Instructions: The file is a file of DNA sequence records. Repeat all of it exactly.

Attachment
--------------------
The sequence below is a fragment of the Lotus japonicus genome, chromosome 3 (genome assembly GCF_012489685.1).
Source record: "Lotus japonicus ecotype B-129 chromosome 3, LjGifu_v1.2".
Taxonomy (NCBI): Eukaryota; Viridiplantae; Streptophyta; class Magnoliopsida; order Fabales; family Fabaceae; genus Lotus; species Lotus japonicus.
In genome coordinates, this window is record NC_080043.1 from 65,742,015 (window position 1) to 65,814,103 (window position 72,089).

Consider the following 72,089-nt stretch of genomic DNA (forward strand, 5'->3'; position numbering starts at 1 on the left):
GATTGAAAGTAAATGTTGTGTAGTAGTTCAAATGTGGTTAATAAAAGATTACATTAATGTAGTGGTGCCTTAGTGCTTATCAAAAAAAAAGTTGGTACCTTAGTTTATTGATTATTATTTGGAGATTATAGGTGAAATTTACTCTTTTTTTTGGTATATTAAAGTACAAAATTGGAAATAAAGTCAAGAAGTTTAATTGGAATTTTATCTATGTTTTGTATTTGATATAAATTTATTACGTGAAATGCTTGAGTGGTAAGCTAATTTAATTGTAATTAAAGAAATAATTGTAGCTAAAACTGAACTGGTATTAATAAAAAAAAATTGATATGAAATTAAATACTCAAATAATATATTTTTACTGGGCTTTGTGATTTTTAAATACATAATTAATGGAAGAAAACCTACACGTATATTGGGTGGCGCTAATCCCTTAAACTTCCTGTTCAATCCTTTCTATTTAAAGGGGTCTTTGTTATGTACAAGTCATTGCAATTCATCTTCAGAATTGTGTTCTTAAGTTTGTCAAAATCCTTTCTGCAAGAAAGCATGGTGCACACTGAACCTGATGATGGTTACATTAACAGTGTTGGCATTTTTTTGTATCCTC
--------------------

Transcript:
The sequence below is a fragment of the Lotus japonicus genome, chromosome 3 (genome assembly GCF_012489685.1).
Source record: "Lotus japonicus ecotype B-129 chromosome 3, LjGifu_v1.2".
Taxonomy (NCBI): Eukaryota; Viridiplantae; Streptophyta; class Magnoliopsida; order Fabales; family Fabaceae; genus Lotus; species Lotus japonicus.
In genome coordinates, this window is record NC_080043.1 from 65,742,015 (window position 1) to 65,814,103 (window position 72,089).

Consider the following 72,089-nt stretch of genomic DNA (forward strand, 5'->3'; position numbering starts at 1 on the left):
GATTGAAAGTAAATGTTGTGTAGTAGTTCAAATGTGGTTAATAAAAGATTACATTAATGTAGTGGTGCCTTAGTGCTTATCAAAAAAAAAGTTGGTACCTTAGTTTATTGATTATTATTTGGAGATTATAGGTGAAATTTACTCTTTTTTTTGGTATATTAAAGTACAAAATTGGAAATAAAGTCAAGAAGTTTAATTGGAATTTTATCTATGTTTTGTATTTGATATAAATTTATTACGTGAAATGCTTGAGTGGTAAGCTAATTTAATTGTAATTAAAGAAATAATTGTAGCTAAAACTGAACTGGTATTAATAAAAAAAAATTGATATGAAATTAAATACTCAAATAATATATTTTTACTGGGCTTTGTGATTTTTAAATACATAATTAATGGAAGAAAACCTACACGTATATTGGGTGGCGCTAATCCCTTAAACTTCCTGTTCAATCCTTTCTATTTAAAGGGGTCTTTGTTATGTACAAGTCATTGCAATTCATCTTCAGAATTGTGTTCTTAAGTTTGTCAAAATCCTTTCTGCAAGAAAGCATGGTGCACACTGAACCTGATGATGGTTACATTAACAGTGTTGGCATTTTTTTGTATCCTC